The total motor current must be the sum of this value and the motor no-load current. The data sheet lists the motor no-load current as 60 mA. Therefore, the total current is:
192 mA + 12 mA = 204 mA
The mechanical power output of the motor is simply the product of the motor speed and the torque load with a correction factor for units (if required). Therefore, the mechanical power output of the motor in this application is:
output power = 0.2 oz-in x 8,010 rpm x 0.00074 = 1.18 Watts
The mechanical power input to the motor is the product of the applied voltage and the total motor current in Amps. In this application:
input power = 9 volts x 0.203 A = 1.82Watts
Since efficiency is simply power out divided by power in, the efficiency in this application is:
efficiency = 1.18 Watts / 1.82 Watts = 0.65 = 65%
A current I flowing through a resistance R results in a power loss as heat of I2R. In the case of a DC motor, the product of the square of the total motor current and the armature resistance is the power loss as heat in the armature windings. For example, if the total motor current was .203 A and the armature resistance 14.5 Ohms the power lost as heat in the windings is:
power loss = 0.2032 x 14.5 = 0.59 Watts
The heat resulting from I2R losses in the coil is dissipated by conduction through motor components and airflow in the air gap. The ease with which this heat can be dissipated is a function of the motor type and construction. Motor manufacturers typically provide an indication of the motor’s ability to dissipate heat by providing thermal resistance values. Thermal resistance is a measure of the resistance to the passage of heat through a given thermal path.
A large cross section aluminum plate would have a very low thermal resistance, for example, while the values for air or a vacuum would be considerably higher. In the case of DC motors, there is a thermal path from the motor windings to the motor case and a second between the motor case and the motor environment (ambient air, etc.).
Some motor manufacturers specify a thermal resistance for each of the two thermal paths while others specify only the sum of the two as the total thermal resistance of the motor. Thermal resistance values are specified in temperature increase per unit power loss. The total I2R losses in the coil (the heat source) are multiplied by thermal resistances to determine the steady state armature temperature. The steady state temperature increase of the motor (T) is given by:
Tinc = I2R x (Rth1 + Rth2)
Tinc = temperature increase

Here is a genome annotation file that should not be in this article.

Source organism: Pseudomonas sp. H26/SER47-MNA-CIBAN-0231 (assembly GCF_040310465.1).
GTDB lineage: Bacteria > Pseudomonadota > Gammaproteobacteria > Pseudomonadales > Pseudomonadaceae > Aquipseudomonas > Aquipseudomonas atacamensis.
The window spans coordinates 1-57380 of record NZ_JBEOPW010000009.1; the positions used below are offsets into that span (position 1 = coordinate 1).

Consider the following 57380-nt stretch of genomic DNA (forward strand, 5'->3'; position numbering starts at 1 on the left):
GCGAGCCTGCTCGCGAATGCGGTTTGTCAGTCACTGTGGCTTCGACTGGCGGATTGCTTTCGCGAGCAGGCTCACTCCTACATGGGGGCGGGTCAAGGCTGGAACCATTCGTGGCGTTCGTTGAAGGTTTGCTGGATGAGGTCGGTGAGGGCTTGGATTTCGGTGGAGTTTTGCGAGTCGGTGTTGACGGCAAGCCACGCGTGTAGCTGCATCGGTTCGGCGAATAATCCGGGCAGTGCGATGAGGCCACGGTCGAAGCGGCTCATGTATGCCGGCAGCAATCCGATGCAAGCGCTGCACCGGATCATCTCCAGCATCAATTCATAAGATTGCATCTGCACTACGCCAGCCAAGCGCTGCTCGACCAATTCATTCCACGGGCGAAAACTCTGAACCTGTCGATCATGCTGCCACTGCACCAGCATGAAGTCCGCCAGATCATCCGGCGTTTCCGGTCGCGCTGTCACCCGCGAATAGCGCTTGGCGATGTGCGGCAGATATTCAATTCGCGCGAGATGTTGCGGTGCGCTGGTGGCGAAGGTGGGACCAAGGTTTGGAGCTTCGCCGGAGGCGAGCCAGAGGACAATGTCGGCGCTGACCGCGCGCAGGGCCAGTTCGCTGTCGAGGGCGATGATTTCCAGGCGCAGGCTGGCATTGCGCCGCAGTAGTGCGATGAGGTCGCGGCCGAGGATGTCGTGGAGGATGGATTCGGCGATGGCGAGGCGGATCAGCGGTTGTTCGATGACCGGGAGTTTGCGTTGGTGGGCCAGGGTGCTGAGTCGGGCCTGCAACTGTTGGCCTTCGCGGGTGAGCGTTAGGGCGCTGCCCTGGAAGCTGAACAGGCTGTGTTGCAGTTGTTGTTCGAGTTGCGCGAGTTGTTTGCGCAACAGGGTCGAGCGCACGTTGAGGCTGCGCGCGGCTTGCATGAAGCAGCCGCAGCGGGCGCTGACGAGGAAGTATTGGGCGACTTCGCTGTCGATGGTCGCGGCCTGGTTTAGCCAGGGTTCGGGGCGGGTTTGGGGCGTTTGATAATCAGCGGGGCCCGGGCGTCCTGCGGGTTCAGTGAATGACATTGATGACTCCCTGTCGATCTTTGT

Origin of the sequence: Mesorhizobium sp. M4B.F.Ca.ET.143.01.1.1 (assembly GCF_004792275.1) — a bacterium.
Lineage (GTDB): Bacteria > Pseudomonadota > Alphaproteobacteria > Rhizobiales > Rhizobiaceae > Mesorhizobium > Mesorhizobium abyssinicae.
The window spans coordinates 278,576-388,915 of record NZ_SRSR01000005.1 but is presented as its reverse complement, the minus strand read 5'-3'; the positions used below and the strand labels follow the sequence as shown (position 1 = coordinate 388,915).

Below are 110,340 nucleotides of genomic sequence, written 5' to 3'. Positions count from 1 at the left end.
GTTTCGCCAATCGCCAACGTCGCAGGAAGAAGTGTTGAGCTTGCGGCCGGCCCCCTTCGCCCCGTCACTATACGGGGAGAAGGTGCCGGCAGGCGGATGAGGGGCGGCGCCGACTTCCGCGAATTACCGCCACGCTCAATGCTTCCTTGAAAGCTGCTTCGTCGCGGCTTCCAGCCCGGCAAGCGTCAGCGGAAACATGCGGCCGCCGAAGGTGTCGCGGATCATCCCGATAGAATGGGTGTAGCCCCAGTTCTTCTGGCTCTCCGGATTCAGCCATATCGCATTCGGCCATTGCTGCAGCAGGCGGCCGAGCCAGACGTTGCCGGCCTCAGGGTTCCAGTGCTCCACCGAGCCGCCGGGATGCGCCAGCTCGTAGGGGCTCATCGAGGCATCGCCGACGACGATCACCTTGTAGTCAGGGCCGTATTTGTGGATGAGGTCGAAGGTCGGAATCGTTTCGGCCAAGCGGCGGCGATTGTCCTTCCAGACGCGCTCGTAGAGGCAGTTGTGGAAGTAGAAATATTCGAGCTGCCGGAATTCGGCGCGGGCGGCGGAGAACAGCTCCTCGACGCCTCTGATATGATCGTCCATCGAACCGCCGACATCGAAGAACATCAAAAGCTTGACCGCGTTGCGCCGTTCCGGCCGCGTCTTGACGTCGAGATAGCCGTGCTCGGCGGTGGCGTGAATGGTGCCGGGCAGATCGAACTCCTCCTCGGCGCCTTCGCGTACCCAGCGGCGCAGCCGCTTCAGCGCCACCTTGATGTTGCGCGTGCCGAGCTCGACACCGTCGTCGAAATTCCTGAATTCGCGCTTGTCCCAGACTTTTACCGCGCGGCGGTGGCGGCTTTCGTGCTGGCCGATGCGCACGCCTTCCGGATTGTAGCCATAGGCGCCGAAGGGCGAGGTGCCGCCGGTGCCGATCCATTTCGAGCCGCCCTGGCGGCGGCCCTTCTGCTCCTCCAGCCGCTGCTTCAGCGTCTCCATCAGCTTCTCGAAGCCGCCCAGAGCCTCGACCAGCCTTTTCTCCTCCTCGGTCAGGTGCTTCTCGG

I = current through motor windings
R = resistance of motor windings
Rh1 = thermal resistance from windings to case
Rh2 = thermal resistance case to ambient
For example, a DC motor running with a current of 0.203 Amps in the motor windings, with an armature resistance of 14.5 Ohms, a winding-to-case thermal resistance of 8 °C/Watt, and a case-to-ambient thermal resistance of 39 °C/Watt. The temperature increase of the windings is given by:
T = .2032 x 14.5 x (8 + 39) = 28°C
If it is assumed that the ambient air temperature is 22°C, then the final temperature of the motor windings is 50°C (22° + 28°).
It is important to be certain that the final temperature of the windings does not exceed their rated value. In the example given above, the maximum permissible winding temperature is 100°C. Since the calculated winding temperature is only 50°C, thermal damage to the motor windings will not be a problem in this application. One could use similar calculations to answer a different kind of question.
For example, an application may require that a motor run at its maximum torque without being damaged by heating. To continue with the example given above, suppose it is desired to run motor DC at the maximum possible torque with an ambient air temperature of 22°C. The designer wants to know how much torque the motor can safely provide without overheating.
The data sheet for motor DC specifies a maximum winding temperature of 100°C. Since the ambient temperature is 22°C, a rotor temperature increase of 78°C is tolerable. The total thermal resistance for the motor is 47°C/Watt. By taking the reciprocal of the thermal resistance and multiplying this value by the acceptable temperature increase, the maximum power dissipation in the motor can be calculated:
P = 78° x 1 Watt/47° = 1.66 Watts
Setting I2R equal to the maximum power dissipation and solving for I yields the maximum continuous current allowable in the motor windings:
The motor has a torque constant of 1.86 oz-in/A and a no-load current of 60 mA. Therefore, the maximum current available to produce useful torque is .530 Amps (.590 - .060), and the maximum usable torque available (M) is given by:
M = .327 A x 1.309 oz-in/A = 0.428 oz-in
The maximum allowable current through the motor windings could be increased by decreasing the thermal resistance of the motor. The rotor-to-case thermal resistance is primarily fixed by the motor design.
The case-to-ambient thermal resistance can be decreased significantly by the addition of heat sinks. Motor thermal resistances for small DC motors are usually specified with the motor suspended in free air.
Therefore, there is usually some heat sinking which results from simply mounting the motor into a framework or chassis. Some manufacturers of larger DC motors specify thermal resistance with the motor mounted into a metal plate of known dimensions and material.
The preceding discussion does not take into account the change in resistance of the copper windings as a result of heating. While this change in resistance is important for larger machines, it is usually not significant for small motors and is often ignored for the sake of calculation.